Yellen, a former UC Berkeley economics professor and San Francisco Federal Reserve Bank president, has a particular expertise in unemployment and labor markets. That's helpful for a Fed chair, given that the central bank's monetary policy is required by law to serve two ends: keeping prices stable and promoting full employment. She also brings credibility to the job of combating inflation, having been a strong advocate of the Fed's move to explicit targets for inflation. Those targets help manage the public expectations that can drive price and wage growth.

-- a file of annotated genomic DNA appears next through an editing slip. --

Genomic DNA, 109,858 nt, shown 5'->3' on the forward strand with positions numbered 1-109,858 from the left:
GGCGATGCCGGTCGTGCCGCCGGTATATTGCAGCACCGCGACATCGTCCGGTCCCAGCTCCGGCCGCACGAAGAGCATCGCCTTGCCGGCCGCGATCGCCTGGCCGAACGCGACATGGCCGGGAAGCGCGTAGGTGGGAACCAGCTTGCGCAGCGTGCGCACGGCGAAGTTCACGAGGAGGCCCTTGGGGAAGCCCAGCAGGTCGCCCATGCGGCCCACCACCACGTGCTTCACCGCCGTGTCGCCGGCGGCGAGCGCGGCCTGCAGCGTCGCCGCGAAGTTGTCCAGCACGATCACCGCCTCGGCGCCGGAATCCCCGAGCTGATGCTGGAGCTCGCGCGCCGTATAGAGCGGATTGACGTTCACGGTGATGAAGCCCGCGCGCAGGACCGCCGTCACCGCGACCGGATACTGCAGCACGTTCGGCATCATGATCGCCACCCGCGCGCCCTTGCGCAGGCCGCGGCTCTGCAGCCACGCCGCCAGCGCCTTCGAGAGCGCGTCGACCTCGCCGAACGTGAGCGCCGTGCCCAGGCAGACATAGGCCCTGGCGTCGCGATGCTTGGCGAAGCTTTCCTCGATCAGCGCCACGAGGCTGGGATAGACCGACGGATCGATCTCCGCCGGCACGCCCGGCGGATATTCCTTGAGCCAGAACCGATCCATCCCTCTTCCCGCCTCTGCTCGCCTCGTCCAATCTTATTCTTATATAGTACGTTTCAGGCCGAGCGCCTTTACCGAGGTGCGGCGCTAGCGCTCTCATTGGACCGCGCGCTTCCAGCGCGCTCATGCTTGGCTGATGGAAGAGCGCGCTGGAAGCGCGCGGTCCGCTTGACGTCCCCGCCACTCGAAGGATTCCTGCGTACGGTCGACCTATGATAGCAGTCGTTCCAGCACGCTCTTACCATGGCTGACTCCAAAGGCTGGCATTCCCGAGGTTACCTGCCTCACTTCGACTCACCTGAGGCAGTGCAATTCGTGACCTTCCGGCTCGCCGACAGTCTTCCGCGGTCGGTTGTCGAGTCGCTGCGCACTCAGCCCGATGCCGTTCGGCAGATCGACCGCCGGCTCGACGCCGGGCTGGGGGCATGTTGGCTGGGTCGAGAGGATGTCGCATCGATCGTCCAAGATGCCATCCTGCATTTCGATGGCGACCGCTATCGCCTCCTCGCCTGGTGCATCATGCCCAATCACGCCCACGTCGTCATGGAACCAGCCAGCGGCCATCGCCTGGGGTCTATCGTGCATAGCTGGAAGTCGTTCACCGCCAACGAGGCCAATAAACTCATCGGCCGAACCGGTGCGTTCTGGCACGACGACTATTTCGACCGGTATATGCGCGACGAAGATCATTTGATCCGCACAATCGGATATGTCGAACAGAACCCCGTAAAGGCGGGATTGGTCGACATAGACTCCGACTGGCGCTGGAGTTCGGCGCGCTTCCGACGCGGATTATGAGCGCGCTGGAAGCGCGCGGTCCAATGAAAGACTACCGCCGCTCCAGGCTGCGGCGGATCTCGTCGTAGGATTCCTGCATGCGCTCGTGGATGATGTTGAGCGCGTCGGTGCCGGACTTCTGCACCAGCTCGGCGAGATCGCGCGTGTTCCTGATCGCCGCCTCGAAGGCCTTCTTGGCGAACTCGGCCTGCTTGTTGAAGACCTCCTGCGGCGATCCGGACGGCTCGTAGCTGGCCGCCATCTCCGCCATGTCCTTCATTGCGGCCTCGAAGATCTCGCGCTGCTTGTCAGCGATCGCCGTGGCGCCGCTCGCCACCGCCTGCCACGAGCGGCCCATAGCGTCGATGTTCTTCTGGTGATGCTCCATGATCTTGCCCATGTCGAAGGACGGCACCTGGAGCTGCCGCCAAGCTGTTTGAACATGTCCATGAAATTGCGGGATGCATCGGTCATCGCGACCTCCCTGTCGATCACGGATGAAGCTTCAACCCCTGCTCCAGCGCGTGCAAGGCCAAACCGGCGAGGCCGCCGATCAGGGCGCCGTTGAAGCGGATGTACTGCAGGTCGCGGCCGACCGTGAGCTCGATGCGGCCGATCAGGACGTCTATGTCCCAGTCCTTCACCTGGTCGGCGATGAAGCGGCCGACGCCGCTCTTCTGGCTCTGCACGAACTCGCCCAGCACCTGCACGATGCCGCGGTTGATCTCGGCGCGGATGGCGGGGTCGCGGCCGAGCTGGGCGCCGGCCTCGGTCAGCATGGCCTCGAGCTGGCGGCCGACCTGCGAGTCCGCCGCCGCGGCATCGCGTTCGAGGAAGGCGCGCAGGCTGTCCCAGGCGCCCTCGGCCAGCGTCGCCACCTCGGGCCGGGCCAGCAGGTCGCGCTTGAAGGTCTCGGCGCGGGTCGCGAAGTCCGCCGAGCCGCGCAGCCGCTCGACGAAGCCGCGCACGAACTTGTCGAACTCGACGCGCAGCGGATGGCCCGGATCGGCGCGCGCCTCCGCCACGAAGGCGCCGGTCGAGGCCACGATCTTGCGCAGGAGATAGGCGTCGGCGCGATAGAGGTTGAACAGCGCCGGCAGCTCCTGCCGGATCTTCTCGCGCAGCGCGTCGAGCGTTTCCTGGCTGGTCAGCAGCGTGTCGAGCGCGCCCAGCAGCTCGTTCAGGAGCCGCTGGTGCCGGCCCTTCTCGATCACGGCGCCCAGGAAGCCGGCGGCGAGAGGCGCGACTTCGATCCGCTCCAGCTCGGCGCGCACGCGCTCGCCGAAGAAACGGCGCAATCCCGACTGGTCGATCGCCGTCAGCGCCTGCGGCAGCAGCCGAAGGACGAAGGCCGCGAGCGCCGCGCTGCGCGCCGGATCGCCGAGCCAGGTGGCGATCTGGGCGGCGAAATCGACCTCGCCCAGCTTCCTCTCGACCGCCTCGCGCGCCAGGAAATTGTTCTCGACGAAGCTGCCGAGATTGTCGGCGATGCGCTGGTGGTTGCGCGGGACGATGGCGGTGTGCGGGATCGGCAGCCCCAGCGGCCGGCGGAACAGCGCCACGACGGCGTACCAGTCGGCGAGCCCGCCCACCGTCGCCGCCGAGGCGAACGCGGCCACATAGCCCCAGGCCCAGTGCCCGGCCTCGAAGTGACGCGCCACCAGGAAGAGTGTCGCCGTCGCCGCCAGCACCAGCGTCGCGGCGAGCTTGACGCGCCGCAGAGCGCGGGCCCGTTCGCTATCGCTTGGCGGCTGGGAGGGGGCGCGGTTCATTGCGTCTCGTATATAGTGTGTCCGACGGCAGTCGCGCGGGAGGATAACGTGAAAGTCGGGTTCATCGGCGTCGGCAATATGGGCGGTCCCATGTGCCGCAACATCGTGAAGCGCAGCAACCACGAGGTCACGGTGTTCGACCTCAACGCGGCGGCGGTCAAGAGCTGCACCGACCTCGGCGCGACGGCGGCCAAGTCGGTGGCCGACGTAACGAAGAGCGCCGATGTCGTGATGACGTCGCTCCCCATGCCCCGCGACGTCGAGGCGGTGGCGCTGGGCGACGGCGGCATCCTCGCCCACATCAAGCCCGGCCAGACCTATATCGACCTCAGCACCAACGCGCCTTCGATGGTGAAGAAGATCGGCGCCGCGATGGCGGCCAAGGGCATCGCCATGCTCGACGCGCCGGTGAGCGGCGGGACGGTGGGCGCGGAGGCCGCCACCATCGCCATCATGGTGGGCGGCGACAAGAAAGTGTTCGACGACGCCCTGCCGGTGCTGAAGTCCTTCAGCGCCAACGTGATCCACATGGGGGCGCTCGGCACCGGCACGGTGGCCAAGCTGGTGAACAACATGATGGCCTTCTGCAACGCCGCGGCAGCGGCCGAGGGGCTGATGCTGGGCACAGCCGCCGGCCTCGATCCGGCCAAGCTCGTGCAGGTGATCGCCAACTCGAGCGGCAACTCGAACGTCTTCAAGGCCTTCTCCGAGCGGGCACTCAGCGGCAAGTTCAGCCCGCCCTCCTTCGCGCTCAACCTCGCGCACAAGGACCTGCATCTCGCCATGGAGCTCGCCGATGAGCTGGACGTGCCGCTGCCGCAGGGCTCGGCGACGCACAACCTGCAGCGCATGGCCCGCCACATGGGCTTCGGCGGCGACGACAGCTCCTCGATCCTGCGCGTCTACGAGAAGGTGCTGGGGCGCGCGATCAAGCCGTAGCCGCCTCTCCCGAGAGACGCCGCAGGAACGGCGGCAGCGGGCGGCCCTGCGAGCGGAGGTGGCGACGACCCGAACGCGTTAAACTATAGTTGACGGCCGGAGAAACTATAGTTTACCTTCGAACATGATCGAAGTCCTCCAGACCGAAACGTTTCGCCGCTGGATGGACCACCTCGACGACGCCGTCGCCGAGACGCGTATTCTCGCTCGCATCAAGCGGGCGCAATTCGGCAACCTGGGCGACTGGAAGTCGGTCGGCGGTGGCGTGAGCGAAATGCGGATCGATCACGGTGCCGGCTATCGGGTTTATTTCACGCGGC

Not that there was much of a gap, if any, between Yellen's views on monetary policy and those of her chief rival for the nomination, former top
The crucial question for the Fed now is when to stop its extraordinary efforts to hold down longer-term interest rates. Critics, including some affiliated with the central bank itself, argue that it's past time for the Fed to stop buying bonds and adding to the $3.7 trillion pile of assets that it will eventually have to scale back severely. Continuing the easy money path for too long could fuel inflation or asset bubbles such as the one in housing that led to the last recession — a problem that Yellen warned about in 2005, although she didn't foresee how badly things would end. But reversing course too soon or swiftly has risks too, including higher interest rates, tight credit and a global economic slowdown.